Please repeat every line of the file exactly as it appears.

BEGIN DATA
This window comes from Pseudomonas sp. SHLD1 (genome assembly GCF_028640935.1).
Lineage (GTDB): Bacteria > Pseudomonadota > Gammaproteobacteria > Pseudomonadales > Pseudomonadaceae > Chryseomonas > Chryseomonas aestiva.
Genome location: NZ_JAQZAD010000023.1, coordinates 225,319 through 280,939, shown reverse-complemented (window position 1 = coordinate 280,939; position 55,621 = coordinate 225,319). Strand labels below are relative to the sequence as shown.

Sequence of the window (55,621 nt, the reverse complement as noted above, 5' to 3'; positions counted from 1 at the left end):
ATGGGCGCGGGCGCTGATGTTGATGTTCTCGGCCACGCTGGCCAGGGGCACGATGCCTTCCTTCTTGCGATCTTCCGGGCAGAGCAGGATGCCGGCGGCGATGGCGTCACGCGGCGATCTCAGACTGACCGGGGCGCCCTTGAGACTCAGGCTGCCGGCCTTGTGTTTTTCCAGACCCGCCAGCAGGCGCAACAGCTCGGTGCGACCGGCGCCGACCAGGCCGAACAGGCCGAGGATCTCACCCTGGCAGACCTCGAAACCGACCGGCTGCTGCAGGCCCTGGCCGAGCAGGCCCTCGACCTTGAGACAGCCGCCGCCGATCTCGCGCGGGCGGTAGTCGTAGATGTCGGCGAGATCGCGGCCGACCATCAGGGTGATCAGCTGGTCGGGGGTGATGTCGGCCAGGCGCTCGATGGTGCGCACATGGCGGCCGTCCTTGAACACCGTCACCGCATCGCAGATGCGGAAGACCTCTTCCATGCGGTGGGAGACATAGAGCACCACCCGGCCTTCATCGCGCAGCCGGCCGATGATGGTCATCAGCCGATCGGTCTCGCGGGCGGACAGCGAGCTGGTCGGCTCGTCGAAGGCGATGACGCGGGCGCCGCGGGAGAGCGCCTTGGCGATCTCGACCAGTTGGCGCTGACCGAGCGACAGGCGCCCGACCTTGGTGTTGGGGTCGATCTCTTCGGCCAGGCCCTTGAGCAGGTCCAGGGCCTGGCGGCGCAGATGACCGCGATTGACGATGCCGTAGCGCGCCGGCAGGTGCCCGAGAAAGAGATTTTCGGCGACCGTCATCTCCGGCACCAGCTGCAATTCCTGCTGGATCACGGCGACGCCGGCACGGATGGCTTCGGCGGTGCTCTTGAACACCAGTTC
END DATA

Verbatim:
This window comes from Pseudomonas sp. SHLD1 (genome assembly GCF_028640935.1).
Lineage (GTDB): Bacteria > Pseudomonadota > Gammaproteobacteria > Pseudomonadales > Pseudomonadaceae > Chryseomonas > Chryseomonas aestiva.
Genome location: NZ_JAQZAD010000023.1, coordinates 225,319 through 280,939, shown reverse-complemented (window position 1 = coordinate 280,939; position 55,621 = coordinate 225,319). Strand labels below are relative to the sequence as shown.

Sequence of the window (55,621 nt, the reverse complement as noted above, 5' to 3'; positions counted from 1 at the left end):
ATGGGCGCGGGCGCTGATGTTGATGTTCTCGGCCACGCTGGCCAGGGGCACGATGCCTTCCTTCTTGCGATCTTCCGGGCAGAGCAGGATGCCGGCGGCGATGGCGTCACGCGGCGATCTCAGACTGACCGGGGCGCCCTTGAGACTCAGGCTGCCGGCCTTGTGTTTTTCCAGACCCGCCAGCAGGCGCAACAGCTCGGTGCGACCGGCGCCGACCAGGCCGAACAGGCCGAGGATCTCACCCTGGCAGACCTCGAAACCGACCGGCTGCTGCAGGCCCTGGCCGAGCAGGCCCTCGACCTTGAGACAGCCGCCGCCGATCTCGCGCGGGCGGTAGTCGTAGATGTCGGCGAGATCGCGGCCGACCATCAGGGTGATCAGCTGGTCGGGGGTGATGTCGGCCAGGCGCTCGATGGTGCGCACATGGCGGCCGTCCTTGAACACCGTCACCGCATCGCAGATGCGGAAGACCTCTTCCATGCGGTGGGAGACATAGAGCACCACCCGGCCTTCATCGCGCAGCCGGCCGATGATGGTCATCAGCCGATCGGTCTCGCGGGCGGACAGCGAGCTGGTCGGCTCGTCGAAGGCGATGACGCGGGCGCCGCGGGAGAGCGCCTTGGCGATCTCGACCAGTTGGCGCTGACCGAGCGACAGGCGCCCGACCTTGGTGTTGGGGTCGATCTCTTCGGCCAGGCCCTTGAGCAGGTCCAGGGCCTGGCGGCGCAGATGACCGCGATTGACGATGCCGTAGCGCGCCGGCAGGTGCCCGAGAAAGAGATTTTCGGCGACCGTCATCTCCGGCACCAGCTGCAATTCCTGCTGGATCACGGCGACGCCGGCACGGATGGCTTCGGCGGTGCTCTTGAACACCAGTTC